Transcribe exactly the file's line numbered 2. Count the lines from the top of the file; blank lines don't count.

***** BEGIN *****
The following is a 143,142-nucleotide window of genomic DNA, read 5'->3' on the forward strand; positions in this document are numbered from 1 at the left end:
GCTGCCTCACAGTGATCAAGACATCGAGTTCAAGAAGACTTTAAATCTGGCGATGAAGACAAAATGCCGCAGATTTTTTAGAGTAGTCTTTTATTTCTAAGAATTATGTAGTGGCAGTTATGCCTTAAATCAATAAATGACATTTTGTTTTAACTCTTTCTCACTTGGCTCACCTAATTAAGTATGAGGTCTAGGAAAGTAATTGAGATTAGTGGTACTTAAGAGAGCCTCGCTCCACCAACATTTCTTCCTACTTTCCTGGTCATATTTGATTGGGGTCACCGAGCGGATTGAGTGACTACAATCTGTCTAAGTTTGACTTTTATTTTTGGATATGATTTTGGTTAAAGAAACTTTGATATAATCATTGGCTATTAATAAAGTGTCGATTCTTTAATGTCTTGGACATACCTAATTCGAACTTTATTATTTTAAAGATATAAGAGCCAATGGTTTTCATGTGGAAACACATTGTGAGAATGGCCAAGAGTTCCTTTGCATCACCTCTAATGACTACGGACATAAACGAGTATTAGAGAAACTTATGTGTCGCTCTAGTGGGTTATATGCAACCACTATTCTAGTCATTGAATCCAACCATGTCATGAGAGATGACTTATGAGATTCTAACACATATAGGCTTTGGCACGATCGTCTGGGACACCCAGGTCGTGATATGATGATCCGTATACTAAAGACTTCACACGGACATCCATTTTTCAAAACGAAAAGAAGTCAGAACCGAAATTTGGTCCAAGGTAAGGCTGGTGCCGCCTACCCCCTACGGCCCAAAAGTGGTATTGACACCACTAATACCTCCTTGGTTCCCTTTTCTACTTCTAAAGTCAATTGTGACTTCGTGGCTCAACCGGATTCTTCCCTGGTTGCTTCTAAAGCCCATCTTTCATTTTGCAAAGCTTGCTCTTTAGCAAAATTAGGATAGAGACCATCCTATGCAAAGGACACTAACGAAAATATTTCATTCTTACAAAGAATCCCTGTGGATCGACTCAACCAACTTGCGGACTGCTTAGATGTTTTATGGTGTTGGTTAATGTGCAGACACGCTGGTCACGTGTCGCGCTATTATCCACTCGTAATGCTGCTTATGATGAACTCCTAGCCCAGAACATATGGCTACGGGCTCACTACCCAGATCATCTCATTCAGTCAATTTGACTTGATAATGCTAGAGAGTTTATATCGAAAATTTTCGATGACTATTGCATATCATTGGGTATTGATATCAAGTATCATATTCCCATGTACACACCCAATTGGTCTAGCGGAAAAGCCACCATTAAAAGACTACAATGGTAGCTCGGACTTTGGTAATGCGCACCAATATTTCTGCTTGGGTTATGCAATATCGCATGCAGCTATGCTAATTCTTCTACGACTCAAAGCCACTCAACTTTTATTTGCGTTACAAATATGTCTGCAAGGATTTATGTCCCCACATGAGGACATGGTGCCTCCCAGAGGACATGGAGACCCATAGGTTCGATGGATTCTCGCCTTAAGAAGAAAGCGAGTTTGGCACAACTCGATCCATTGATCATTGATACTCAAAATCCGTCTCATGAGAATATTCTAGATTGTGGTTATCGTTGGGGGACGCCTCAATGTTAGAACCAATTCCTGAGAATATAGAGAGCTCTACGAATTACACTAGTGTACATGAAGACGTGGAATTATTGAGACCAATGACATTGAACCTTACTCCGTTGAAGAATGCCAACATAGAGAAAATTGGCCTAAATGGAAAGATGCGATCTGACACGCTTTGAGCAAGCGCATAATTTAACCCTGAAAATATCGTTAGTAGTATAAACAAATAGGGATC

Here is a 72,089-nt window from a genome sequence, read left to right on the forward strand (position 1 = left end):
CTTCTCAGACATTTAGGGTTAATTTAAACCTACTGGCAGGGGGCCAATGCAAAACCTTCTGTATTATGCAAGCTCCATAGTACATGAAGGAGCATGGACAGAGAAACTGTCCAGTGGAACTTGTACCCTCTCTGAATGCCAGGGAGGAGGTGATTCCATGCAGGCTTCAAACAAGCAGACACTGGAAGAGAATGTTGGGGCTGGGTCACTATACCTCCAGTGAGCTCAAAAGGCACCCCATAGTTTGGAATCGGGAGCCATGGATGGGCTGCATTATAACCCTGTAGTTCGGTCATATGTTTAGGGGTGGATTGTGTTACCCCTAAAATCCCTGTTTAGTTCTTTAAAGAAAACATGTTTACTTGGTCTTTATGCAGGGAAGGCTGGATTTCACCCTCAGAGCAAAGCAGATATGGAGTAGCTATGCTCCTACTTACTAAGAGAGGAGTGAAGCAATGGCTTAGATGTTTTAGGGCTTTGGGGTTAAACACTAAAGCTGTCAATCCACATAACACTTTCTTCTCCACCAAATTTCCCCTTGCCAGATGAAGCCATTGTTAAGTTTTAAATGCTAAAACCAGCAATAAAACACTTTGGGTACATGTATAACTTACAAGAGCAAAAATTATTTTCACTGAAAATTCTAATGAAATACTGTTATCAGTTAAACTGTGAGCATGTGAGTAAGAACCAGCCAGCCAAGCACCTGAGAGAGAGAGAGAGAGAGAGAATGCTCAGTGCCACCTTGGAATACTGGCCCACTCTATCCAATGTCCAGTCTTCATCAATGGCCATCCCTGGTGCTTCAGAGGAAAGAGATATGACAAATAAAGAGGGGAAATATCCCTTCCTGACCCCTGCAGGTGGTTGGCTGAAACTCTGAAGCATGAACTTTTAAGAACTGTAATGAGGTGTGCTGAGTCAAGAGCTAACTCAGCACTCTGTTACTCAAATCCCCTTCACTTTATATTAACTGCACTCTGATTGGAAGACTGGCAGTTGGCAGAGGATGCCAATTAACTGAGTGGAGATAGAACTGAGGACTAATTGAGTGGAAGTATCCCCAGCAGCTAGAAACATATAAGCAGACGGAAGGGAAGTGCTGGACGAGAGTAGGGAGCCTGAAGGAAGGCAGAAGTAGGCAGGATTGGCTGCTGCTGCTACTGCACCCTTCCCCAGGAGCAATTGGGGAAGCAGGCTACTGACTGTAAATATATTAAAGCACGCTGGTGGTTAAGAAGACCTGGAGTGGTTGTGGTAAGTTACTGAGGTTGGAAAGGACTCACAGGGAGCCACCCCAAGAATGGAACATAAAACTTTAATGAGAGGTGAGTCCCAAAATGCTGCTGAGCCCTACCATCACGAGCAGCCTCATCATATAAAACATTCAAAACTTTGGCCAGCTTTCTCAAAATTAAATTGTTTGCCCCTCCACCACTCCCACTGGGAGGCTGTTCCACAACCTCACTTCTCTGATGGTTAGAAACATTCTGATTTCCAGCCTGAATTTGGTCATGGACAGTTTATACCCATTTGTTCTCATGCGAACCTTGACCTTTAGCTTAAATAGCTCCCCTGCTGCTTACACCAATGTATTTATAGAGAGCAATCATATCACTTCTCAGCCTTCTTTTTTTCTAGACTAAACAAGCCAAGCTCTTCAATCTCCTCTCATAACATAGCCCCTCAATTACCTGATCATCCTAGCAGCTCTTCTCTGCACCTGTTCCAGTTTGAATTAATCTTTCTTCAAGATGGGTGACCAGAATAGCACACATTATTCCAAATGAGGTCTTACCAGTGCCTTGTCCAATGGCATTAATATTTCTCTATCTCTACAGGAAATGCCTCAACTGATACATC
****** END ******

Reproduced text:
GCTGCCTCACAGTGATCAAGACATCGAGTTCAAGAAGACTTTAAATCTGGCGATGAAGACAAAATGCCGCAGATTTTTTAGAGTAGTCTTTTATTTCTAAGAATTATGTAGTGGCAGTTATGCCTTAAATCAATAAATGACATTTTGTTTTAACTCTTTCTCACTTGGCTCACCTAATTAAGTATGAGGTCTAGGAAAGTAATTGAGATTAGTGGTACTTAAGAGAGCCTCGCTCCACCAACATTTCTTCCTACTTTCCTGGTCATATTTGATTGGGGTCACCGAGCGGATTGAGTGACTACAATCTGTCTAAGTTTGACTTTTATTTTTGGATATGATTTTGGTTAAAGAAACTTTGATATAATCATTGGCTATTAATAAAGTGTCGATTCTTTAATGTCTTGGACATACCTAATTCGAACTTTATTATTTTAAAGATATAAGAGCCAATGGTTTTCATGTGGAAACACATTGTGAGAATGGCCAAGAGTTCCTTTGCATCACCTCTAATGACTACGGACATAAACGAGTATTAGAGAAACTTATGTGTCGCTCTAGTGGGTTATATGCAACCACTATTCTAGTCATTGAATCCAACCATGTCATGAGAGATGACTTATGAGATTCTAACACATATAGGCTTTGGCACGATCGTCTGGGACACCCAGGTCGTGATATGATGATCCGTATACTAAAGACTTCACACGGACATCCATTTTTCAAAACGAAAAGAAGTCAGAACCGAAATTTGGTCCAAGGTAAGGCTGGTGCCGCCTACCCCCTACGGCCCAAAAGTGGTATTGACACCACTAATACCTCCTTGGTTCCCTTTTCTACTTCTAAAGTCAATTGTGACTTCGTGGCTCAACCGGATTCTTCCCTGGTTGCTTCTAAAGCCCATCTTTCATTTTGCAAAGCTTGCTCTTTAGCAAAATTAGGATAGAGACCATCCTATGCAAAGGACACTAACGAAAATATTTCATTCTTACAAAGAATCCCTGTGGATCGACTCAACCAACTTGCGGACTGCTTAGATGTTTTATGGTGTTGGTTAATGTGCAGACACGCTGGTCACGTGTCGCGCTATTATCCACTCGTAATGCTGCTTATGATGAACTCCTAGCCCAGAACATATGGCTACGGGCTCACTACCCAGATCATCTCATTCAGTCAATTTGACTTGATAATGCTAGAGAGTTTATATCGAAAATTTTCGATGACTATTGCATATCATTGGGTATTGATATCAAGTATCATATTCCCATGTACACACCCAATTGGTCTAGCGGAAAAGCCACCATTAAAAGACTACAATGGTAGCTCGGACTTTGGTAATGCGCACCAATATTTCTGCTTGGGTTATGCAATATCGCATGCAGCTATGCTAATTCTTCTACGACTCAAAGCCACTCAACTTTTATTTGCGTTACAAATATGTCTGCAAGGATTTATGTCCCCACATGAGGACATGGTGCCTCCCAGAGGACATGGAGACCCATAGGTTCGATGGATTCTCGCCTTAAGAAGAAAGCGAGTTTGGCACAACTCGATCCATTGATCATTGATACTCAAAATCCGTCTCATGAGAATATTCTAGATTGTGGTTATCGTTGGGGGACGCCTCAATGTTAGAACCAATTCCTGAGAATATAGAGAGCTCTACGAATTACACTAGTGTACATGAAGACGTGGAATTATTGAGACCAATGACATTGAACCTTACTCCGTTGAAGAATGCCAACATAGAGAAAATTGGCCTAAATGGAAAGATGCGATCTGACACGCTTTGAGCAAGCGCATAATTTAACCCTGAAAATATCGTTAGTAGTATAAACAAATAGGGATC